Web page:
The first group of 200 Ohio teachers were trained on Thursday about how to handle an active shooter situation in a school and hundreds more have signed up for upcoming classes.
Two of the February classes are in the Dayton and Cincinnati areas.
Interest in the classes has grown since the December shooting in Newtown, Conn., in which teachers, school staff members and 20 students were killed by a gunman. The courses teach ways educators can prevent shootings and save lives once a shooter enters a school.
The classes by the Ohio Peace Officer Training Academy are free for teachers and school staff.
James Burke, the instructor for the active shooting courses offered to teachers, is a former instructor for the Montgomery County Sheriff’s Department. He has worked for the Ohio Peace Officer Training Academy since May 2012. He leads the four-hour trainings which focus on weapon-free techniques to stop active shooters — from identifying students as potential shooters to what to do once a shooter is in the classroom.
Burke said, at that point, “You have to fight.”
Active-shooter incidents last, on average, only seven minutes and a round is fired every 15 seconds.
Burke suggested several tactics for facing an active shooter:
- Lock as many doors as possible and barricade doors with chairs, desks and bookcases.
- Plan for a building-wide lockdown with exceptions for areas where students and staff can escape through windows and emergency doors.
- Distract the shooter by throwing objects to make time for students to escape.
“Stab him with a pair of scissors — do whatever you need to do but you need to think about it beforehand.” Burke said. “I’m not telling you have to be ninjas and disarm people, but you’ve got to do something.”
Ohio Attorney General Mike DeWine said his office began preparing the courses after a school shooting in Chardon in northeast Ohio last year. DeWine said interest in the courses has been “heavy” since announced last month and more sessions will be added.
DeWine said educators are the first responders in shooting situations and the classes are one tool, not the solution.
“It’s all about knowledge, it’s all about information,” DeWine said at the workshop. “We don’t pretend that one course is going to stop this in the future but we all have an obligation to do whatever we can to identify young people who have mental health problem and try to get them help and try to get them assistance.”
The course drew on what happened before and during mass shootings at Columbine High School and Virginia Tech University and in Chardon. In the examples, the shooters were men, ages 14-20, with a troubled home life, mental health problems and few close friends. Burke said not all shooters meet the profile, but looking for risk factors can help stop a shooter early in his or her plans.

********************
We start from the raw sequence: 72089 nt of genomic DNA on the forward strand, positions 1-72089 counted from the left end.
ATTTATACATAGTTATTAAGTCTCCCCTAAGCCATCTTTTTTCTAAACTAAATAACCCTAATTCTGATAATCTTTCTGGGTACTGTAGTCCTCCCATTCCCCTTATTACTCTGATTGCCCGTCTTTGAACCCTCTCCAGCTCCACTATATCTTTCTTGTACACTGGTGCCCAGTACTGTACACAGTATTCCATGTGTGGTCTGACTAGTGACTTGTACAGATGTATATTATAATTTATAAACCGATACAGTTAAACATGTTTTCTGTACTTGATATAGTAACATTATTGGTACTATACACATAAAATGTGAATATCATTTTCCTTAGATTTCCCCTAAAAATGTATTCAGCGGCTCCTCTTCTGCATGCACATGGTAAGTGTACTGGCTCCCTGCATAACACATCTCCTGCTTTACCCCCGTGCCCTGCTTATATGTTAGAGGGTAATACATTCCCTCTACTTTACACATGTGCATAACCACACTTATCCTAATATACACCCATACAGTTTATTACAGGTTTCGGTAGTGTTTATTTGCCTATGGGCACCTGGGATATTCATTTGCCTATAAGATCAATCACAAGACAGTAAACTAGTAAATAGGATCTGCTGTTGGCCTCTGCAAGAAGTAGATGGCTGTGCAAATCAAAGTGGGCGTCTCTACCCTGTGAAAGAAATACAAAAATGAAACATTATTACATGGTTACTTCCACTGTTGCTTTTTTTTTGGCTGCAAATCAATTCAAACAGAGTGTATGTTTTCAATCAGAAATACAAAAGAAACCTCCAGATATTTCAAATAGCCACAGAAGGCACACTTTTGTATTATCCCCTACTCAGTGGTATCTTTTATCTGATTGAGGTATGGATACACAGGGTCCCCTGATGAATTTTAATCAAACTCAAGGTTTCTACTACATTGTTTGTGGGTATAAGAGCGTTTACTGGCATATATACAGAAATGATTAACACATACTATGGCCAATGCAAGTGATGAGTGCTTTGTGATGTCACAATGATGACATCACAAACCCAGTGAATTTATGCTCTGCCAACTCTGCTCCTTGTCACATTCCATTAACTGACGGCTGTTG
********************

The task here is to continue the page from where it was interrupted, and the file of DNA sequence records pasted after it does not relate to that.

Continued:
The National Center for the Analysis of Violent Crime says 93 percent of school shooters planned the attack in advance.
“Above all, we have to stop these shootings before — not to label them, not to profile them, not to punish them, but to help them if we can. And if we can’t help them, to make everyone in the building aware of the issues we’re seeing and law enforcement aware of the issues and counselors aware of the issues,” Burke said.
DeWine said student privacy laws deserve another look when safety is at risk.
“Sometimes we end up with a situation where we have a student who is 18 years of age, who is an adult, and the information about them that a school, particularly a college, might have is being withheld from parents,” DeWine said. “I think we need to rethink this.”
Educators who attended Thursday’s sessions said they planned to encourage others in their schools and districts to attend sessions in the next month.
Tim Johnson, assistant principal at Kettering Middle School, said every teacher should know what is taught in the course and he plans to share the information with other Kettering administrators as part of their efforts to make schools safer. He said he was struck by how many different people were aware of a shooter’s mental health problems, plans or other warning signs and didn’t communicate.
Johnson said Kettering school officials meet with the police department once a month to exchange information about students. He also said students are now more open to tell an adult when they notice something strange about a classmate.
“It may have gone a little too far but that’s OK — I’d rather look into something that turns out to be nothing than not look into something that turns out bad,” Johnson said.
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